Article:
|•||Hackney, Inc., Dallas, TX|
|•||Ladish Co., Inc., Cudahy, WI|
|•||Mills Iron Works, Inc., Gardena, CA|
|•||Steel Forgings, Inc., Shreveport, LA|
|•||Tube Forgings of America, Inc., Portland, OR ( U.S. International Trade Commission, 1994a, 1995b)|
These companies alleged both dumping and countervailing duty violations. Neither of the two target companies responded to the commerce department's petition, so were assessed dumping margins of 203.63%, using the best information available criterion. This case is typical of most cases investigated by the commerce department. The targeted companies often do not respond because of the onerous reporting and disclosure requirements, so the commerce department makes up its own figures, often with the help of the domestic producers that filed the antidumping petition. Another common feature of antidumping actions is that they are initiated at the request of domestic producers that feel the heat of competition from the targeted foreign producers.
This action was initiated by the U.S. Pipe Nipples Group, which alleged that Mexican pipe nipples sold in the U.S. market are being, or are likely to be, sold for less than fair value and that these imports are materially injuring, or threaten material injury to a U.S. industry ( U.S. International Trade Commission, 1994d). After examining a number of comparative price data, the commerce department determined that the dumping margins ranged between 1.71% and 92.64%.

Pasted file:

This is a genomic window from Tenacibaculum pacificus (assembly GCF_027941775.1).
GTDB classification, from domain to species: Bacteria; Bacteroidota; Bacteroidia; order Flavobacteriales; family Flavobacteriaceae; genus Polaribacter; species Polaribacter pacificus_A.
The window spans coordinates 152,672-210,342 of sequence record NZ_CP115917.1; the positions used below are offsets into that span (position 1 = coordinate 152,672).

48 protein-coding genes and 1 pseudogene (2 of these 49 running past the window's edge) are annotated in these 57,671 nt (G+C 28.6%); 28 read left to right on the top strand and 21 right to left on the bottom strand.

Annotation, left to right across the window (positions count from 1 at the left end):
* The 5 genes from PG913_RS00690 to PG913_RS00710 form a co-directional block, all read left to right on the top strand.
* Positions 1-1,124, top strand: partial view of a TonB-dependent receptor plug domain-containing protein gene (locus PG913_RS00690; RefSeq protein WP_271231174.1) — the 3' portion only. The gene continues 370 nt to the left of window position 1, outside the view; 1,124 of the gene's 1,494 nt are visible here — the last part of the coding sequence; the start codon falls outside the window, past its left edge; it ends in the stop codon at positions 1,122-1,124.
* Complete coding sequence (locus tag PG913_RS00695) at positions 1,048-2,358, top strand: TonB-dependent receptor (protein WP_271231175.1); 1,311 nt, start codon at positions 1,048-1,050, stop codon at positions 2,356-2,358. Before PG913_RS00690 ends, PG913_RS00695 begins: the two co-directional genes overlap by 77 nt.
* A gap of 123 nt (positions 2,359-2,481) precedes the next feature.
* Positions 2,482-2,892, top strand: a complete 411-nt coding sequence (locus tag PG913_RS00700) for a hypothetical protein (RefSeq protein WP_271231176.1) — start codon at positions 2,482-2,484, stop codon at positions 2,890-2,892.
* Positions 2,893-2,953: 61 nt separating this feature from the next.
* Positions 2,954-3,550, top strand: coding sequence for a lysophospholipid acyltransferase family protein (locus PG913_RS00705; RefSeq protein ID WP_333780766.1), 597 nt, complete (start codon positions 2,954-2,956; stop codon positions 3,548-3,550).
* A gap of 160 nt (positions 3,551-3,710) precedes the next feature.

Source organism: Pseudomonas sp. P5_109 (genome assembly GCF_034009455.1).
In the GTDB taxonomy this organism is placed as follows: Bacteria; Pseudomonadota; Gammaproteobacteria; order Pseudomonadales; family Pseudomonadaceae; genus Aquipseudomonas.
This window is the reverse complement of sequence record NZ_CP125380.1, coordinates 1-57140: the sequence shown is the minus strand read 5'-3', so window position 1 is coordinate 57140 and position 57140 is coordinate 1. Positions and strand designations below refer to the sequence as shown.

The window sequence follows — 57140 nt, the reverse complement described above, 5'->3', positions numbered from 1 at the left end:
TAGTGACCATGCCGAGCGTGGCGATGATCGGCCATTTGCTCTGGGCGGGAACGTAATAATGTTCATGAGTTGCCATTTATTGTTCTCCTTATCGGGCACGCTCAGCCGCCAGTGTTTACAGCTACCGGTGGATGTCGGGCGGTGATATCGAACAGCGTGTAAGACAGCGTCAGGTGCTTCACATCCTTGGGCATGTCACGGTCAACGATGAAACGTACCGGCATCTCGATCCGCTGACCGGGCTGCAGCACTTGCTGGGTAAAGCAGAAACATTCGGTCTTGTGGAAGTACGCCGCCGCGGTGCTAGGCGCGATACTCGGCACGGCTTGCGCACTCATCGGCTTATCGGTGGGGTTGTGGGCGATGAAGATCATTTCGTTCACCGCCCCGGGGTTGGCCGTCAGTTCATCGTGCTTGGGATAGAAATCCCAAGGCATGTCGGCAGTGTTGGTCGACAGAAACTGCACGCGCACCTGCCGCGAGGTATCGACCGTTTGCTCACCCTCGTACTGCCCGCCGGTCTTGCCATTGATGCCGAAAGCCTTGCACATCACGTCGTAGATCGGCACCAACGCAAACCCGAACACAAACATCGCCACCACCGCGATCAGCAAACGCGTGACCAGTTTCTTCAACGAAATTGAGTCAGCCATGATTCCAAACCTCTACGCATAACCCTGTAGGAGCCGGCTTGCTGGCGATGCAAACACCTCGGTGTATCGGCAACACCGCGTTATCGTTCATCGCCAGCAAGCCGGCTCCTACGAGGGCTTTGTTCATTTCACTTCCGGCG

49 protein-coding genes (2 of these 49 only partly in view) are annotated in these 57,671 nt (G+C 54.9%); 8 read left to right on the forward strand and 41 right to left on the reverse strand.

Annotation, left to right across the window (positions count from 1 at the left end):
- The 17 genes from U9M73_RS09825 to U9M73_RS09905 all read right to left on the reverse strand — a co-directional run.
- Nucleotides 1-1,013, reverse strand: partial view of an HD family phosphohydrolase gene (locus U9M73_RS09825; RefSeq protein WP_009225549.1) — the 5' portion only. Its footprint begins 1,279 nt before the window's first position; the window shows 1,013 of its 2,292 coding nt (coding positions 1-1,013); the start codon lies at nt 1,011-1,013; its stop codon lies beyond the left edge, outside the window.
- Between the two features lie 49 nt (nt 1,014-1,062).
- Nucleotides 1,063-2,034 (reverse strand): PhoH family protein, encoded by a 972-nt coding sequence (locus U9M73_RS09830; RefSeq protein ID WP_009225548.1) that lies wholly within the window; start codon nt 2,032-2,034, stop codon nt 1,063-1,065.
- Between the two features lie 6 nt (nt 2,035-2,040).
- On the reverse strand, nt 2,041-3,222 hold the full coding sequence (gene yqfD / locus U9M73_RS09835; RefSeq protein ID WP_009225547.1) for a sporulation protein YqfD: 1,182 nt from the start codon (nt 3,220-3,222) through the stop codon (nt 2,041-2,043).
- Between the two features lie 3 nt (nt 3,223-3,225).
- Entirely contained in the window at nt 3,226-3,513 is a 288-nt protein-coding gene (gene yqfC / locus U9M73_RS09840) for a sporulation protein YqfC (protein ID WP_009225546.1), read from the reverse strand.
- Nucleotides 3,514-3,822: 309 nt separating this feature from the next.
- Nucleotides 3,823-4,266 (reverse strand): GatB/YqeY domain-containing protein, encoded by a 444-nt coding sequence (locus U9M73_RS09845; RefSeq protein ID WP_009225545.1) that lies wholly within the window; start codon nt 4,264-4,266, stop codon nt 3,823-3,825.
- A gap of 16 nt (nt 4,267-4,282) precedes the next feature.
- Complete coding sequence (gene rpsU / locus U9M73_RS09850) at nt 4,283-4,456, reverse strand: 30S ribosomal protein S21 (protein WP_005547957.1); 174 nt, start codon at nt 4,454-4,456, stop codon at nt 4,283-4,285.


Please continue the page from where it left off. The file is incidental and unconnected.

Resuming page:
This investigation drew a lot of press attention, both because it involved a total of 21 countries and because of its obvious protectionist flavor. Basically, the steel industry in the United States asked the commerce department to launch an investigation against foreign producers in most of the major countries that produced flat-rolled carbon steel products ( U.S. International Trade Commission, 1992a, 1993b).
In its preliminary investigation, the commerce department found Brazil and Mexico to be guilty of countervailing duty violations because they received subsidies from their respective governments. Brazilian and Mexican companies were also found guilty of dumping their products on the U.S. market. Argentina was found not guilty. The investigation was later dropped.
This investigation was launched as the result of a petition filed by the Floral Trade Council of Haslett, MI, which alleged that fresh cut roses from Colombia and Ecuador were being sold on the U.S. market for less than fair value ( U.S. International Trade Commission, 1995a). The International Trade Commission